That star-spangled banner yet waves its proud colors from porches, sidewalks and street corners across Western New York probably more now than it ever has in the past decade.
This week's high demand for the stars and stripes in the wake of Sept. 11 terrorist attacks, however, has proved that our flag isn't still there -- on the shelves of several area stores, that is.
"Anything red, white and blue is sold out. It's gone," said Sam Heavern, assistant manager of Wal-Mart on Niagara Falls Boulevard in Amherst.
"All out," said Jerry Green, team relations leader at the Target on Walden Avenue in Cheektowaga. "We've been getting a lot of e-mail from our headquarters, and we're trying to replenish the flag supply as soon as possible."
Sue Jaenecke, who operates Flagtastic in the Boulevard Mall, said the staff there brought out several boxes of merchandise from the Fourth of July to satisfy the patriotic fervor.
"It was gone within hours," Jaenecke said. "Not one person who came through my register was buying something that wasn't red, white and blue. At this point, people are buying anything they can get their hands on."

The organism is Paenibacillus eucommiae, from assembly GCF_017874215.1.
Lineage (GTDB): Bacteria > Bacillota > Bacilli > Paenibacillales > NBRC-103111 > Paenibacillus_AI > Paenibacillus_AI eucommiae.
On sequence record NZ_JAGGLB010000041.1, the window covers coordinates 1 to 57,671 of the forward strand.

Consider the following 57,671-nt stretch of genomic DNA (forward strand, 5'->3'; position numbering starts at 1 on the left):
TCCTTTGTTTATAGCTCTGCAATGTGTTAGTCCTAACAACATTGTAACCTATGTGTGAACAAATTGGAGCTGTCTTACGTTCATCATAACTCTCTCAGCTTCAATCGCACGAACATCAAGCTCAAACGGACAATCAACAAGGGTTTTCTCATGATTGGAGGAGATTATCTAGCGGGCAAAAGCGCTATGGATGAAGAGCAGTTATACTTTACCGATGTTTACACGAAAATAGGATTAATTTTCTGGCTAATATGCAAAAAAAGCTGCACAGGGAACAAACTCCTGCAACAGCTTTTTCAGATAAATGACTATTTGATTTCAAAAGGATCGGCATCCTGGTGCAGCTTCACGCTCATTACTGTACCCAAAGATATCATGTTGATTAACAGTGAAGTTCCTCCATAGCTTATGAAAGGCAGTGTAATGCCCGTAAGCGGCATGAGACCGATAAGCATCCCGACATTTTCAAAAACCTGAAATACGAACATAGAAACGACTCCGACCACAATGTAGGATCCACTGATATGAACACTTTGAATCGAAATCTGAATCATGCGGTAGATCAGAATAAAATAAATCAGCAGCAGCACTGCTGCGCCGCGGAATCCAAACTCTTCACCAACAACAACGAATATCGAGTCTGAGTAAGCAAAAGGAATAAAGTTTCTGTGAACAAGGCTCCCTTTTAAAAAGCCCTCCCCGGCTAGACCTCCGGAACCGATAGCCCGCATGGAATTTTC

Flagtastic has amassed more than 300 names on a waiting list for U.S. flags.
The owners of Paradis Flag & Fence of Dunkirk, a flag distributor that has been in the business 20 years, say they haven't seen this sort of patriotism in a long time.
"It's been very brisk. From last Wednesday on, we've basically sold everything," said Dave Paradis, co-owner.
Or almost everything.
Western New Yorkers who are having trouble locating Old Glory might consider one of four flags remaining at Paradis as of Wednesday. The catch: They measure 5 by 8 feet and larger.
"We had eight still in stock, but (Chautauqua County) called and asked for four of the 5-by-8 flags today," Paradis said. "Right now, we're being told it'll be three to four more weeks before there's another shipment."
Meanwhile, at Wal-Mart, Target and Flagtastic, flags aren't expected in stock for a week or longer, store officials said.
Custom Flags & Poles on Aurora Street in Lancaster left a message on its telephone line: "Out of U.S. flags (and) no date when they're going to ship . . . hopefully next week."
Paradis said flag sales were brisk during the Persian Gulf War, but sales slumped quickly because the war "was over so quickly."
"Obviously some patriotism was stirred up then, but it wasn't an American issue like this is. In a way, it's unfortunate that it takes something like this to get people flying their flag, but it's still a good thing for people to go out there and show they are proud of their country," Paradis said.